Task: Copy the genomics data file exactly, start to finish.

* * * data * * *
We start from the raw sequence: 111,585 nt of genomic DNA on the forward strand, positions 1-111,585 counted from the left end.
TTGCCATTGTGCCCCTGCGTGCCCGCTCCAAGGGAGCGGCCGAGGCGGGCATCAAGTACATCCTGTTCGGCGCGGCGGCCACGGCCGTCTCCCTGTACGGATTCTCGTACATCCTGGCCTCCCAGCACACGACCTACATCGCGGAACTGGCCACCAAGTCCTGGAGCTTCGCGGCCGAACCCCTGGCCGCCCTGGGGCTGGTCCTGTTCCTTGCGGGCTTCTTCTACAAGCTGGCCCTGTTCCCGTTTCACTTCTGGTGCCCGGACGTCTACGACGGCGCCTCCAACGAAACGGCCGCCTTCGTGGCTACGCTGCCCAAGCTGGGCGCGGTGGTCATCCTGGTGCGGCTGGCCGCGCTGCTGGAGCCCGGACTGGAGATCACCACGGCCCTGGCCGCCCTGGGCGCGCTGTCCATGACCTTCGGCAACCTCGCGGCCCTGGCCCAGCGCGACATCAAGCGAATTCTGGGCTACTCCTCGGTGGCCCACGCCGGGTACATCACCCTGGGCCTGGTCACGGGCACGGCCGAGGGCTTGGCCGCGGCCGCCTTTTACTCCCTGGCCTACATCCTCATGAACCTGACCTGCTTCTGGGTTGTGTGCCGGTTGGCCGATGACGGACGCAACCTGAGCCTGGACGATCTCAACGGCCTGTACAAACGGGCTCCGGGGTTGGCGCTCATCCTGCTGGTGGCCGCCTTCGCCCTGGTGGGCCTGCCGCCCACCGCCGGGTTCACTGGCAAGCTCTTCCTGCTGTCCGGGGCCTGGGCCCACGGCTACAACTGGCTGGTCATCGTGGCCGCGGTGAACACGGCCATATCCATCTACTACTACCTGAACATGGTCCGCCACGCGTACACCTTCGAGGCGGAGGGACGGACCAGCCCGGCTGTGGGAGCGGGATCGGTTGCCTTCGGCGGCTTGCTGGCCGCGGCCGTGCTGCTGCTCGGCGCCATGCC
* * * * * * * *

We start from the raw sequence: 111,585 nt of genomic DNA on the forward strand, positions 1-111,585 counted from the left end.
TTGCCATTGTGCCCCTGCGTGCCCGCTCCAAGGGAGCGGCCGAGGCGGGCATCAAGTACATCCTGTTCGGCGCGGCGGCCACGGCCGTCTCCCTGTACGGATTCTCGTACATCCTGGCCTCCCAGCACACGACCTACATCGCGGAACTGGCCACCAAGTCCTGGAGCTTCGCGGCCGAACCCCTGGCCGCCCTGGGGCTGGTCCTGTTCCTTGCGGGCTTCTTCTACAAGCTGGCCCTGTTCCCGTTTCACTTCTGGTGCCCGGACGTCTACGACGGCGCCTCCAACGAAACGGCCGCCTTCGTGGCTACGCTGCCCAAGCTGGGCGCGGTGGTCATCCTGGTGCGGCTGGCCGCGCTGCTGGAGCCCGGACTGGAGATCACCACGGCCCTGGCCGCCCTGGGCGCGCTGTCCATGACCTTCGGCAACCTCGCGGCCCTGGCCCAGCGCGACATCAAGCGAATTCTGGGCTACTCCTCGGTGGCCCACGCCGGGTACATCACCCTGGGCCTGGTCACGGGCACGGCCGAGGGCTTGGCCGCGGCCGCCTTTTACTCCCTGGCCTACATCCTCATGAACCTGACCTGCTTCTGGGTTGTGTGCCGGTTGGCCGATGACGGACGCAACCTGAGCCTGGACGATCTCAACGGCCTGTACAAACGGGCTCCGGGGTTGGCGCTCATCCTGCTGGTGGCCGCCTTCGCCCTGGTGGGCCTGCCGCCCACCGCCGGGTTCACTGGCAAGCTCTTCCTGCTGTCCGGGGCCTGGGCCCACGGCTACAACTGGCTGGTCATCGTGGCCGCGGTGAACACGGCCATATCCATCTACTACTACCTGAACATGGTCCGCCACGCGTACACCTTCGAGGCGGAGGGACGGACCAGCCCGGCTGTGGGAGCGGGATCGGTTGCCTTCGGCGGCTTGCTGGCCGCGGCCGTGCTGCTGCTCGGCGCCATGCC